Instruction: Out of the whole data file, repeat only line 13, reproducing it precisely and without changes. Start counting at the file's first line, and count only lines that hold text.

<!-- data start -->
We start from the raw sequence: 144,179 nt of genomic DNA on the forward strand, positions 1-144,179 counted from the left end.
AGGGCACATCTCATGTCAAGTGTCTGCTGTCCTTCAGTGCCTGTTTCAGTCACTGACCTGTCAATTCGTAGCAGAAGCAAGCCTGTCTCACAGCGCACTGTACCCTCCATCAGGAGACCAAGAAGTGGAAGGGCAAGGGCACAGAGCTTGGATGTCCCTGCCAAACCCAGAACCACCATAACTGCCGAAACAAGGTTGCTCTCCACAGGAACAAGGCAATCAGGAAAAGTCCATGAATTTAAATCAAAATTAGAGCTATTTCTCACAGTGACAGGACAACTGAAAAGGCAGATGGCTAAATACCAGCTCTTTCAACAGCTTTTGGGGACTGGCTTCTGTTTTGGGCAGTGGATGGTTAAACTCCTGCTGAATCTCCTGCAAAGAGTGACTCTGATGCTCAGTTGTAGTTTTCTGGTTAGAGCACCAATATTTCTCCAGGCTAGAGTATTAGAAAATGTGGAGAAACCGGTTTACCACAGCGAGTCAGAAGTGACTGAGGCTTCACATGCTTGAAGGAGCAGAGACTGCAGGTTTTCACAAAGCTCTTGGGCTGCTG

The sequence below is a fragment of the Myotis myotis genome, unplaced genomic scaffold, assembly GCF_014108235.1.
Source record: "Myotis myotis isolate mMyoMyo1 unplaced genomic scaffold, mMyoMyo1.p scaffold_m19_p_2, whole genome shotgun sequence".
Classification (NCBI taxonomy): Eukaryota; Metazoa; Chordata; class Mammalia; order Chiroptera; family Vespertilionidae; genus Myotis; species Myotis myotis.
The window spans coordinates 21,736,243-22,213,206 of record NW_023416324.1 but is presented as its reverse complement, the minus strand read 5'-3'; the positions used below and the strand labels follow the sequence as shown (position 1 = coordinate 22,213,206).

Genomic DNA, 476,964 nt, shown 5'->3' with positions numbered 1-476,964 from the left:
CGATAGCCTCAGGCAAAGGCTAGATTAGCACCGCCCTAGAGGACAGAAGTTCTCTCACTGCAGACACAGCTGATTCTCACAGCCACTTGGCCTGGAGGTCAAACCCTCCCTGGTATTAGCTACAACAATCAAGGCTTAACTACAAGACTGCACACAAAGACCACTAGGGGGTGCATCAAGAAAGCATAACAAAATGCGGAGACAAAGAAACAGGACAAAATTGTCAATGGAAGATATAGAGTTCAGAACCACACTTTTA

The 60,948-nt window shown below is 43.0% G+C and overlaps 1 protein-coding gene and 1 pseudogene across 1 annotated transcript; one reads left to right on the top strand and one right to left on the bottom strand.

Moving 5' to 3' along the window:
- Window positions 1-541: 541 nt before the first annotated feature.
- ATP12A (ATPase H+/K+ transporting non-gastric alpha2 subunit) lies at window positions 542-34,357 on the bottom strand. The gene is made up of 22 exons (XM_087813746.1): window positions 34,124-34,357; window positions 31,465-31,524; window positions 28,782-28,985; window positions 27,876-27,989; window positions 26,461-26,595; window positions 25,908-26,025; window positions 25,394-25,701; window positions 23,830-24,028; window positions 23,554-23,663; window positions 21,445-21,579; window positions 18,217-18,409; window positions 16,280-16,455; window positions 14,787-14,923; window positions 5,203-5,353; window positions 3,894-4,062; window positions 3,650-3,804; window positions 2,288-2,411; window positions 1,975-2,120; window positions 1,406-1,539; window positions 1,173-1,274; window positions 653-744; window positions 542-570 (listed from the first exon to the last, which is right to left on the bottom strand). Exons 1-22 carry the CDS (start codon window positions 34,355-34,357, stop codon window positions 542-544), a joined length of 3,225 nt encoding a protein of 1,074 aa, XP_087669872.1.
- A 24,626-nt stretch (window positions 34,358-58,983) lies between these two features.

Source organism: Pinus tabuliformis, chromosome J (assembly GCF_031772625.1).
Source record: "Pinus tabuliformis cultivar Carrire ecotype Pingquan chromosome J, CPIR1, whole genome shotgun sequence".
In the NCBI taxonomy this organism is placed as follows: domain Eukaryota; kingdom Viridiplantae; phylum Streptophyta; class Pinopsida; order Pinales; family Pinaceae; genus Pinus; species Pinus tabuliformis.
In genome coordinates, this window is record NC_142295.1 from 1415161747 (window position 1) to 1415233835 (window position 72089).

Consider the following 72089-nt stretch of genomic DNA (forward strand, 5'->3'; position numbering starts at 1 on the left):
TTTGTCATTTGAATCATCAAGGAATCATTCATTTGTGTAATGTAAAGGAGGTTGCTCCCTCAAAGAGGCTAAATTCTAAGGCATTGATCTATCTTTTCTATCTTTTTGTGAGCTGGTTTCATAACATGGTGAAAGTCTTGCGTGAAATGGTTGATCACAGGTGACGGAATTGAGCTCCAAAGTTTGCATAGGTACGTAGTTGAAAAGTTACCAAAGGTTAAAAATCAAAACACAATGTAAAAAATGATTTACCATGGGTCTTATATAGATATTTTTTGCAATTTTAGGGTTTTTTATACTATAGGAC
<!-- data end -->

- A 24,626-nt stretch (window positions 34,358-58,983) lies between these two features.